When a person has Sweet’s syndrome, small red or purple bumps on the skin develop into painful lesions. They often form on the upper limbs, face, and neck.
Vitiligo is a skin condition that destroys the pigment-producing cells in the skin. Vitiligo may lead to white patches forming anywhere on the body.
Researchers think that vitiligo is caused by an immune disorder. According to the National Institute of Health (NIH), around 20 percent of people with vitiligo also have another immune disorder, such as UC.
10. Leukocytoclastic vasculitis
Leukocytoclastic vasculitis (hypersensitivity vasculitis) occurs when small blood vessels under the skin become inflamed and die. The inflammatory reaction leads to the development of purple spots on the skin of the legs or ankles, called purpura.
The condition results from inflammation and is linked to UC flare-ups. Leukocytoclastic vasculitis typically goes away when UC is in remission
UC can be a painful and uncomfortable inflammatory condition that affects both the large intestine and the rectum.
When a person has UC, small ulcers develop in the lining of their colon. These can produce pus and bleed.
The main symptoms of UC are:
- ongoing problems with diarrhea
- blood, mucus, or pus in stools
- the need to pass stool often
- extreme tiredness
- loss of appetite
- weight loss
Ulcerative colitis flare-ups
Although UC is a long-term condition, a person with UC may go weeks or months without symptoms. This is called remission.
Periods of remission may be followed by flare-ups, where the person experiences many UC symptoms.
During a flare-up, a person with UC may experience symptoms in addition to those that affect the digestive system. These include:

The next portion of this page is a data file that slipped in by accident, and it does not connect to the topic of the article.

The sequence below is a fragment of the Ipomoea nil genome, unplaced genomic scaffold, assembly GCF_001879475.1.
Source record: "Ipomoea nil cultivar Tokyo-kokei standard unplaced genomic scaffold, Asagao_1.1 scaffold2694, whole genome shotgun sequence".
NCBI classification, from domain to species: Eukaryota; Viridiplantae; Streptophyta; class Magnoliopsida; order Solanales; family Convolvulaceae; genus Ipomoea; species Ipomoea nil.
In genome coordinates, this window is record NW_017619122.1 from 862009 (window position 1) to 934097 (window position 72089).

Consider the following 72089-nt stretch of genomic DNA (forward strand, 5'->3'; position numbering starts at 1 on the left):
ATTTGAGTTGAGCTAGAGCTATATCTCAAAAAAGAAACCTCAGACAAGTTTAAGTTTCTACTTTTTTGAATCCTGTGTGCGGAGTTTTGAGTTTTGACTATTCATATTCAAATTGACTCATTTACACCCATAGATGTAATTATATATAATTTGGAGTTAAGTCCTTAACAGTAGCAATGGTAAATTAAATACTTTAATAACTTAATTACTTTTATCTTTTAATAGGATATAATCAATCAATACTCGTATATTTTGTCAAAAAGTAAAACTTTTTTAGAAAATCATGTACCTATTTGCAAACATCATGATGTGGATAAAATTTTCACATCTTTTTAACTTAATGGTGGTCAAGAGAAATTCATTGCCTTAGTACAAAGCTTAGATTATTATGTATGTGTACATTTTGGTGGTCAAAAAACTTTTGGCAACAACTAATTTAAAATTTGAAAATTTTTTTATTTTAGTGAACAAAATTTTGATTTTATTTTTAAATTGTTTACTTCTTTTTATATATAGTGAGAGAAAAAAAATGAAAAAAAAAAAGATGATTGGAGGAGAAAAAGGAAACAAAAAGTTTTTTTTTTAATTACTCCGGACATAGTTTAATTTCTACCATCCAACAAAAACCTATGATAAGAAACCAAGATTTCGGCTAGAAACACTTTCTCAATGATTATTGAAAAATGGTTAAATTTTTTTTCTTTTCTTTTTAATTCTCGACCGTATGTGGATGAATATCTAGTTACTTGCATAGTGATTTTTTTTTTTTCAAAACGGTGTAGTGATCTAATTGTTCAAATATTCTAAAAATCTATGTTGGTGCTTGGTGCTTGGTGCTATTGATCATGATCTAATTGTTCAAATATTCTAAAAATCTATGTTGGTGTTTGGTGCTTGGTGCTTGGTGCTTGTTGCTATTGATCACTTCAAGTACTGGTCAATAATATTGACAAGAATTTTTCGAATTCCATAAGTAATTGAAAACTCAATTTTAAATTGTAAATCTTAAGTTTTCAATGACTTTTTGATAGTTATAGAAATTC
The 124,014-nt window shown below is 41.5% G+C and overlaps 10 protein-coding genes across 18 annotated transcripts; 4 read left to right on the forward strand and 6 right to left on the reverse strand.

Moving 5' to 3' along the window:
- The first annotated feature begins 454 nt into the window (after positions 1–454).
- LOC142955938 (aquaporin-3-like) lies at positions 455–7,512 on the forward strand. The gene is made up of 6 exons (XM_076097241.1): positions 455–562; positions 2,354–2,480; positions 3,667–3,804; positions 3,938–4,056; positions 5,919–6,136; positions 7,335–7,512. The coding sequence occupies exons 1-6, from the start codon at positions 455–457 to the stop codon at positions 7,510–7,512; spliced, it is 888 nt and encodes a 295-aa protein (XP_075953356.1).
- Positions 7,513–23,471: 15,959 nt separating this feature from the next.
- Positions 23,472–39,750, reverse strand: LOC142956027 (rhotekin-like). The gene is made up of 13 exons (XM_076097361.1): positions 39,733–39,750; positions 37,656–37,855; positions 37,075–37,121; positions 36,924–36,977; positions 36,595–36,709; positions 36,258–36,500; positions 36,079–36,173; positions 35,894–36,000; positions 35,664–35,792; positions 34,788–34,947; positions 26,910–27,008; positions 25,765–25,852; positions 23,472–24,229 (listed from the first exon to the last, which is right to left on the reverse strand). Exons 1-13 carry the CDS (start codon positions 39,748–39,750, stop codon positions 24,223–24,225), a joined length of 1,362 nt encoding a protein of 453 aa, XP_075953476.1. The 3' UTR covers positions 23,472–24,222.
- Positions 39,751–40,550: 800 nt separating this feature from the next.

- rashes or patches of red, swollen skin
- swollen or painful joints
- mouth ulcers
- red, irritated eyes
Why do skin rashes appear during flare-ups?
The inflammation in the body that causes UC can also affect the skin. This can lead to swollen and painful skin rashes.
According to a 2015 study, skin problems affect up to 15 percent of people with IBD, which includes people with UC.
The medication that a person might take to control their UC symptoms may also cause skin problems.
People with UC often experience skin problems during flare-ups, so the best way to manage skin conditions related to UC is to manage UC itself.
A doctor can help a person with UC find the best methods for their symptoms and lifestyle.
When flare-ups occur, the following may help to reduce skin problems:
- taking corticosteroids to reduce inflammation
- eating a well-balanced diet to promote skin health
- keeping the affected skin clean to reduce infection risk
- covering the affected area with bandages
- taking over-the-counter pain relievers
If a skin complaint is particularly troublesome, it is a good idea to speak with a doctor to get a proper diagnosis and the right treatment.
If skin conditions are recurring or getting worse over time, it is a good idea to talk to a doctor about the best way manage them.
They can also help a person with UC find ways to manage their condition as a whole.